We aren’t ready to fly. Which is a bummer because travel is a large part of our identity. What are sidelined AvGeeks to do to remain connected to our passion? We are all coping with this disaster
in different ways. Looking to an aspirationally brighter future (and planning future travel) is certainly one method that holds promise. For my [formerly] frequently-traveled household we have been deep in research and planning for most of the year. As a result, our impossibly long #AvGeekToDoList has grown a great deal since our voluntary pandemic-grounding. One item of low-hanging socially-distanced fruit on our list is getting out and visiting more air mail arrows.
I have long been fascinated with the infancy of U.S. aviation. Keen AirlineReporter readers and AvHistorians alike will know that the modern aviation industry is what it is because of air mail. Indeed, all of the domestic legacies – except Delta – were formed or became successful because of income from air mail. These earliest routes were flown mostly during the day. In the evenings, mail would continue to travel, albeit via train. To further increase the speed of airmail it was determined night flying would be required. Thankfully congress stepped in to fund a vast array of large concrete arrows and beacons which formed the lighted Transcontinental Airway System (TAS.) At its peak the TAS had one concrete arrow roughly every 10 miles along the various routes. The TAS and its air mail arrows provided the infrastructure for the air mail boom which, in time, led to normalization of passenger service.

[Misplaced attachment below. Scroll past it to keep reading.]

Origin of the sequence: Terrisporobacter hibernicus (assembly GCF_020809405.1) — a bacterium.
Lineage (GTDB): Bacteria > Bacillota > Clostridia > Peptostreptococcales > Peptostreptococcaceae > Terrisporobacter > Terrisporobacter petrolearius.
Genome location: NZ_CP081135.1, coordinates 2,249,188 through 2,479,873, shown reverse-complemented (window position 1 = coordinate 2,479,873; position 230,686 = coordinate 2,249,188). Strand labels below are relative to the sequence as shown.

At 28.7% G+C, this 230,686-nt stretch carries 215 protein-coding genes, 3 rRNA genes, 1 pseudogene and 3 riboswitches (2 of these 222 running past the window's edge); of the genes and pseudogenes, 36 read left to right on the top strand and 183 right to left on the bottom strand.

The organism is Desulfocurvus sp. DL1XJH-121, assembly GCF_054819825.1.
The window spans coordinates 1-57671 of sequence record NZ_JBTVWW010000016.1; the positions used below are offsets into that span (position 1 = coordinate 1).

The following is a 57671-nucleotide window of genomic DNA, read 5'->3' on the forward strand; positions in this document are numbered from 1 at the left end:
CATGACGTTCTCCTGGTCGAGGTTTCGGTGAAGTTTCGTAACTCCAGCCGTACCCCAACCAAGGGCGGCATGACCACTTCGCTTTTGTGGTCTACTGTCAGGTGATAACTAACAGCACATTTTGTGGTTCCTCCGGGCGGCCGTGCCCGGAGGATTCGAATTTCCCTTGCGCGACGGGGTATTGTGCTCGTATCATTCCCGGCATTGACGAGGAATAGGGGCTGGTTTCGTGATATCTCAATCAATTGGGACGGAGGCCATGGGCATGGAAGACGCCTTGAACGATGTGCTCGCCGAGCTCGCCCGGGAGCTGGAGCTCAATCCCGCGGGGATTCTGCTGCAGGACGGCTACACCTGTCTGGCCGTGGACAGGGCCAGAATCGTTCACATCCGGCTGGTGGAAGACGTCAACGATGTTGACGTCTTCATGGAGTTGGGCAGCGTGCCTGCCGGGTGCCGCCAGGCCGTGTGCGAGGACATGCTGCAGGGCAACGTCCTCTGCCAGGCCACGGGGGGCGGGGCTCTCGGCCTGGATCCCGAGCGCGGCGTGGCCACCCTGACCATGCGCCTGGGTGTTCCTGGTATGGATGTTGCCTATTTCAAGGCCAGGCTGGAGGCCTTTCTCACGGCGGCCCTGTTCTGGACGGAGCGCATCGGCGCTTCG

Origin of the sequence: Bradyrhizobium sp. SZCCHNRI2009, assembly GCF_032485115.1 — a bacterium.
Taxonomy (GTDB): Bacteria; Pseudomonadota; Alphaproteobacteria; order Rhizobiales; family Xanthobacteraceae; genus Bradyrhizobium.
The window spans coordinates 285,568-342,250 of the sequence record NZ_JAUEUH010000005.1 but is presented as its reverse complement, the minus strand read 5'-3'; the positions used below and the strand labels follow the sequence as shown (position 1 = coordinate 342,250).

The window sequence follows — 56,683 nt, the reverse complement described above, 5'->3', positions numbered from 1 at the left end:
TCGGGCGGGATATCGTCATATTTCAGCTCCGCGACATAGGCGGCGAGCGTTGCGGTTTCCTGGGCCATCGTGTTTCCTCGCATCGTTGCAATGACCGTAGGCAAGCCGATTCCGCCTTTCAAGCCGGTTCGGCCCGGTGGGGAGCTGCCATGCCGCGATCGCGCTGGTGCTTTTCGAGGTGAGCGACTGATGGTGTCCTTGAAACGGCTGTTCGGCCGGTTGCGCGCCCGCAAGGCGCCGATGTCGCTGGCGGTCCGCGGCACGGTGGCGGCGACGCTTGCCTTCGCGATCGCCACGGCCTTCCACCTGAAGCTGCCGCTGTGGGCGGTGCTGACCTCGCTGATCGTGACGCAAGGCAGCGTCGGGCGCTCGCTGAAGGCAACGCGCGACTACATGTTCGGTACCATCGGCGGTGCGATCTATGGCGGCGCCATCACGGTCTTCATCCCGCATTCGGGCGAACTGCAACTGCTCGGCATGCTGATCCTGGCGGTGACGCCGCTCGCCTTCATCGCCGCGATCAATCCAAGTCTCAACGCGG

Join us for a discussion on how you can plan your own trip to visit these nearly forgotten 1920s-era relics of aviation’s past.
Finding your own air mail arrows and beacons:
Most of the TAS sites no longer exist. After only a few decades of use they simply were no longer needed thanks to the advancement of technology. By the time the U.S. entered World War II, it was clear the giant concrete arrows pointing to major cities were an issue of national security and many were intentionally destroyed. A few dozen air mail arrows and/or their related structures remain sprinkled about the continental U.S. Surprisingly, the few I have visited personally (most in the Southwest) remain in decent condition.
Of the remaining sites, a good number remain on public land an hour or two from major cities or airports. Some are on-site at small airports which are generally happy to invite visitors on pre-arranged visits, and at least one has transformed to the Aviation Heritage Museum in New Mexico. Air mail arrows are found on private property (get permission), right off of major interstates, at the top of mountains and in the middle of deserts. Trips to these sites requires a lot of research and planning. For someone like me, that’s where the fun begins because with effort comes rarity of experience.
There are many sites that will aid you on your journey. I suggest looking at a bare minimum the following:
- DreamSmithPhotos– Perhaps the most comprehensive site which has been added to for many years. Go here for lists of sites by state including historical documents which provide background on many of the sites.
- Zhanna’s SurveyStation– More information on locations, in some cases with more recent reports on conditions.
- Wyoming PBS- Cowboys of the Sky- A public media produced 27 minute video discussing air mail and other early aviation topics with some emphasis on Wyoming.
There is no better time than now to start researching and planning your own excursion to visit one or more of these sites. Be safe and respect private property, but get out and visit these unique links to aviation’s past. For without these arrows, the industry as we know it today would be drastically different.
Have you been to any of these sites, or have we made the case for you to do so? Let’s continue the conversation in the comments below. And when you do make it to one of these sites, let us know with a Tweet or email.
I’m Not Ready to Fly